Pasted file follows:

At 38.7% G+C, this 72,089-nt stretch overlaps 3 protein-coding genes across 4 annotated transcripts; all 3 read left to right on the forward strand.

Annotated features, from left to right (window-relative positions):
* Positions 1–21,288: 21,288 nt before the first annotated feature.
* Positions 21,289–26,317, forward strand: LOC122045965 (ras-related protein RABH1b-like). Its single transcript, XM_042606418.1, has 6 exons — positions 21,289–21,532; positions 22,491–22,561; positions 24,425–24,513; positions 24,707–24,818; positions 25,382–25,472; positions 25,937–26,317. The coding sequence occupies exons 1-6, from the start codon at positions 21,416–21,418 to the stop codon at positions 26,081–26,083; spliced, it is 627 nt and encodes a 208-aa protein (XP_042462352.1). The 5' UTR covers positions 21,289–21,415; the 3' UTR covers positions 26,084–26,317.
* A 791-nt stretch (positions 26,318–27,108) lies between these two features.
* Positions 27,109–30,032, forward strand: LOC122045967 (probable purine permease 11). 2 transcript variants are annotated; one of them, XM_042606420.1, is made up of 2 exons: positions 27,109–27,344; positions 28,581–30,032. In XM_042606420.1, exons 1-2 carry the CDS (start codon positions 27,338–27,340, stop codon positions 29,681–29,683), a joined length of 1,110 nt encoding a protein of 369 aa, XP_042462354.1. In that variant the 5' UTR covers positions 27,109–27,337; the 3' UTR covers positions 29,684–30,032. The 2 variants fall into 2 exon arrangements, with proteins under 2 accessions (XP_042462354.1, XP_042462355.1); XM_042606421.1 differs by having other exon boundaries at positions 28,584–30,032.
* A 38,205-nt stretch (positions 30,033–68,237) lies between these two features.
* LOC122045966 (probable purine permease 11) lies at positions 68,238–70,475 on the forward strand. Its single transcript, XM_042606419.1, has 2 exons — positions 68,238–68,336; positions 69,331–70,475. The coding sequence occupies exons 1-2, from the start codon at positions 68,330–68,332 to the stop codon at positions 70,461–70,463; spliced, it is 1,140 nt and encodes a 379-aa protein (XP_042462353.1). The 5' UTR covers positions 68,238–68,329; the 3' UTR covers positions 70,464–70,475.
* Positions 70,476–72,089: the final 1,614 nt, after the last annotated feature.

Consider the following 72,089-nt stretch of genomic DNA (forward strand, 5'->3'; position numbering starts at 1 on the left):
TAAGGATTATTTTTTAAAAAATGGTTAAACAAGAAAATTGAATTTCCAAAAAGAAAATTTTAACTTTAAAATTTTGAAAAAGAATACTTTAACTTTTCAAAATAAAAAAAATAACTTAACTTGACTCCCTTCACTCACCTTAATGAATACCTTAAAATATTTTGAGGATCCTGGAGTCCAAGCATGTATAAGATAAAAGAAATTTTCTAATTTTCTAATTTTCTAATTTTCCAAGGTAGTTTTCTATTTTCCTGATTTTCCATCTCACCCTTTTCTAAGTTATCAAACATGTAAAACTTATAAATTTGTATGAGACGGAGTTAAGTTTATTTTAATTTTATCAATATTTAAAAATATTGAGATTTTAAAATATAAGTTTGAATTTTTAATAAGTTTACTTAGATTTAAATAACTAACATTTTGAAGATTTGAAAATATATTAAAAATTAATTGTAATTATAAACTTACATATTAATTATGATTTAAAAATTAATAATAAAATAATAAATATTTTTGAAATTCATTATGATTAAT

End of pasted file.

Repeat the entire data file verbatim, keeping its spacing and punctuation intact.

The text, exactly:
At 38.7% G+C, this 72,089-nt stretch overlaps 3 protein-coding genes across 4 annotated transcripts; all 3 read left to right on the forward strand.

Annotated features, from left to right (window-relative positions):
* Positions 1–21,288: 21,288 nt before the first annotated feature.
* Positions 21,289–26,317, forward strand: LOC122045965 (ras-related protein RABH1b-like). Its single transcript, XM_042606418.1, has 6 exons — positions 21,289–21,532; positions 22,491–22,561; positions 24,425–24,513; positions 24,707–24,818; positions 25,382–25,472; positions 25,937–26,317. The coding sequence occupies exons 1-6, from the start codon at positions 21,416–21,418 to the stop codon at positions 26,081–26,083; spliced, it is 627 nt and encodes a 208-aa protein (XP_042462352.1). The 5' UTR covers positions 21,289–21,415; the 3' UTR covers positions 26,084–26,317.
* A 791-nt stretch (positions 26,318–27,108) lies between these two features.
* Positions 27,109–30,032, forward strand: LOC122045967 (probable purine permease 11). 2 transcript variants are annotated; one of them, XM_042606420.1, is made up of 2 exons: positions 27,109–27,344; positions 28,581–30,032. In XM_042606420.1, exons 1-2 carry the CDS (start codon positions 27,338–27,340, stop codon positions 29,681–29,683), a joined length of 1,110 nt encoding a protein of 369 aa, XP_042462354.1. In that variant the 5' UTR covers positions 27,109–27,337; the 3' UTR covers positions 29,684–30,032. The 2 variants fall into 2 exon arrangements, with proteins under 2 accessions (XP_042462354.1, XP_042462355.1); XM_042606421.1 differs by having other exon boundaries at positions 28,584–30,032.
* A 38,205-nt stretch (positions 30,033–68,237) lies between these two features.
* LOC122045966 (probable purine permease 11) lies at positions 68,238–70,475 on the forward strand. Its single transcript, XM_042606419.1, has 2 exons — positions 68,238–68,336; positions 69,331–70,475. The coding sequence occupies exons 1-2, from the start codon at positions 68,330–68,332 to the stop codon at positions 70,461–70,463; spliced, it is 1,140 nt and encodes a 379-aa protein (XP_042462353.1). The 5' UTR covers positions 68,238–68,329; the 3' UTR covers positions 70,464–70,475.
* Positions 70,476–72,089: the final 1,614 nt, after the last annotated feature.

Consider the following 72,089-nt stretch of genomic DNA (forward strand, 5'->3'; position numbering starts at 1 on the left):
TAAGGATTATTTTTTAAAAAATGGTTAAACAAGAAAATTGAATTTCCAAAAAGAAAATTTTAACTTTAAAATTTTGAAAAAGAATACTTTAACTTTTCAAAATAAAAAAAATAACTTAACTTGACTCCCTTCACTCACCTTAATGAATACCTTAAAATATTTTGAGGATCCTGGAGTCCAAGCATGTATAAGATAAAAGAAATTTTCTAATTTTCTAATTTTCTAATTTTCCAAGGTAGTTTTCTATTTTCCTGATTTTCCATCTCACCCTTTTCTAAGTTATCAAACATGTAAAACTTATAAATTTGTATGAGACGGAGTTAAGTTTATTTTAATTTTATCAATATTTAAAAATATTGAGATTTTAAAATATAAGTTTGAATTTTTAATAAGTTTACTTAGATTTAAATAACTAACATTTTGAAGATTTGAAAATATATTAAAAATTAATTGTAATTATAAACTTACATATTAATTATGATTTAAAAATTAATAATAAAATAATAAATATTTTTGAAATTCATTATGATTAAT